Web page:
TMR - Snowy Day in KCMO - Looooong as Usual



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L Hays

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I was putting away the carpentry tools yesterday after a full day of rebuilding the hearth and
mantle in my not-so-decrepit turn of the century abode when a knock sounded at the door. It was my
buddy from down the street who is one of our local trail stewards and a partner in mayhem. He asked
what I was doing this weekend and wanted to know if I wanted to break some trail with him. He wanted
to finish up a loop that we have been trying to establish in a park given to my local chapter of
Earthriders for use. I carefully looked over at SWMBO and said "Definitely, what time are you coming
by?" I could have swore I could have heard a little voice saying "What about the house?" but it was
all just my imagination

Being unemployed sucks, but I'm nearing the end of my severance period and I'm forced to finish all
of these house restoration projects before rejoining the ranks of the 9 to 5ers. I've been busting
my ass trying to get my projects finished and I needed what I've called my shot of therapy; walking
through the woods and bringing trails to life.

Tool (not his real name) swings by my house at the crack of 10:30 and we load up. He brings the
trail dog, Moab, and I bring my youngest son.

We had received a light dusting of snow overnight and the ground still held on to a couple inches
here and there where the sun just couldn't get to it to melt it. We have had about 8 inches fall
within the last 2-3 weeks and I'm just now adjusting to this ****. Thank Gawd for spring.

As we are driving over to the trails, I saw a pain in Tool's face as we listened to Stone Gossard's
solo effort called Brad. I had to ask why the somber mood. Unfortunately my buddy lost a friend in a
ice-related car accident a couple of days earlier and he's understandably taking it hard. The guy
was our age (early thirties) and he and his wife were both lost in the accident. He tells me that he
needed to get out and hit the trails for therapy. I was touched that he thought of me at a time like
this and was also intrigued by his use of words ( Hey Tool, the therapy thing is my line).

It was a cold moist morning that held the promise of some more white stuff lay crowns of ice upon
our covered heads at any time. 27 degrees and perfect for digging. We had a section that needed
bench cutting, then traverse an armored creek crossing, then clear a series of 180s. The pooch Moab
was driving us crazy with sticks he wanted us to throw and my son was being a little trooper trying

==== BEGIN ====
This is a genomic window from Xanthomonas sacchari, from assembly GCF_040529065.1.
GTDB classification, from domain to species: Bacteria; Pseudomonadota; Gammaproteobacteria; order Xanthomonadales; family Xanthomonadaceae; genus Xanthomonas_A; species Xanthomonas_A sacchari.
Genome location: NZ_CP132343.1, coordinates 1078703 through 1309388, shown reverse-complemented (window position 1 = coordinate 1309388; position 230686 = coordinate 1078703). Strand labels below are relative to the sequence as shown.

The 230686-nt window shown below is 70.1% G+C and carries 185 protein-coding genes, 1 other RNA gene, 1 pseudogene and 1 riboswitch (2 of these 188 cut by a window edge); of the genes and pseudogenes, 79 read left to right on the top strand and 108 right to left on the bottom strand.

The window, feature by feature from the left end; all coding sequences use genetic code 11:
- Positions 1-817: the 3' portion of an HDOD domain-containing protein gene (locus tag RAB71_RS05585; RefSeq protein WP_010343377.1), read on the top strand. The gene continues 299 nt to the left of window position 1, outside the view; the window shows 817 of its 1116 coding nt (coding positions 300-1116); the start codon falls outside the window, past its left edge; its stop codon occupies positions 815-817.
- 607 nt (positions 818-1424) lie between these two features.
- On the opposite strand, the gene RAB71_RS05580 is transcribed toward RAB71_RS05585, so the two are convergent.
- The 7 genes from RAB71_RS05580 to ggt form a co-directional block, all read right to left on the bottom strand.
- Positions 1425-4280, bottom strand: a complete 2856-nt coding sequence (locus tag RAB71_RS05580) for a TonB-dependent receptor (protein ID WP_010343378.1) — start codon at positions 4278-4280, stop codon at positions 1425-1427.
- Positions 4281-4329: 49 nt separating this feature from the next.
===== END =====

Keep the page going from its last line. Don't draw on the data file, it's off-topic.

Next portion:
to use a rake 4 times his size. I'm real big on those moments where not much or nothing has to be
said but you are still communicating. I've mentioned it in other reports, mainly because it only
happens three times in my life:
1. When you are so in love or in touch with someone that you don't need to speak because you are so
content with whoever you are spending time with at the time (wife, kids, etc)
2. In the woods. That's it... in the woods. I surround myself with like-minded people who enjoy the
surroundings as much I do. My trails/mtb club has introduced me to so many people I get along
with because I probably haven't spoken more than 100 words to them. But the 100 words that were
spoken, were mind provoking, creative words (Start the bench cut here, do you think the trail is
flowing enough?, where should it go from here? Did you see that deer?)
3. While on maneuvers in the woods with a squad of close-knit scouts, en-route to an OP and soaking
in the sounds and smells of the woods around you.

But, I digress... The bench cut went smooth, and the pulaskis broke ground with ease. The DR mower
kept stalling every 15' or so and I could hear Tool screaming blasphemy at the gas-powered devil
he had counted on to cut this trail. I couldn't get the blower to start, so I ended up raking a
section that was probably close to 1/8th of a mile. I was just raking along as my son plodded next
to me asking various questions and singing songs to me that he had learned at pre-school earlier
in the week.

We finished up what we could and walked a little of the trail together. We discussed future routes,
plans for the place and I threw a couple of ideas at him. The trail we were working today is a
little out of the way and I don't know how much of a "regular"stop this will be for riders in the
area. I asked if he would consider using the park as a testing ground to try out different
techniques of TM. Armoring, bridge building, etc. He mulled the idea for a couple of minutes and
said it was a definite maybe. That'll work for me.

We wrapped up because the weather had done just what was expected and proceeded to dump fat flakes
of snow upon the trails. We scraped the mud off the tools, boots, and paws, and headed out. In the
end we estimated that we cleared about a little more than a 1/8th of a mile. This was done in about
3 hours with only about 100 words between us. I looked over at him and the pained look was gone,
replaced with a faint hint of content.

We drove to my house, silently.

Lance
 
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Penny S.

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L Hays wrote:
> I was putting away the carpentry tools yesterday after a full day of rebuilding the hearth t

thank you.... beautiful.

penny
 
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Stephen Baker

Guest
Lance says:

<snip volumes>

Productive, unpaid, enjoyable work that improves things - nature's best therapy.

Thanks for reminding me. ;-)

Steve
 
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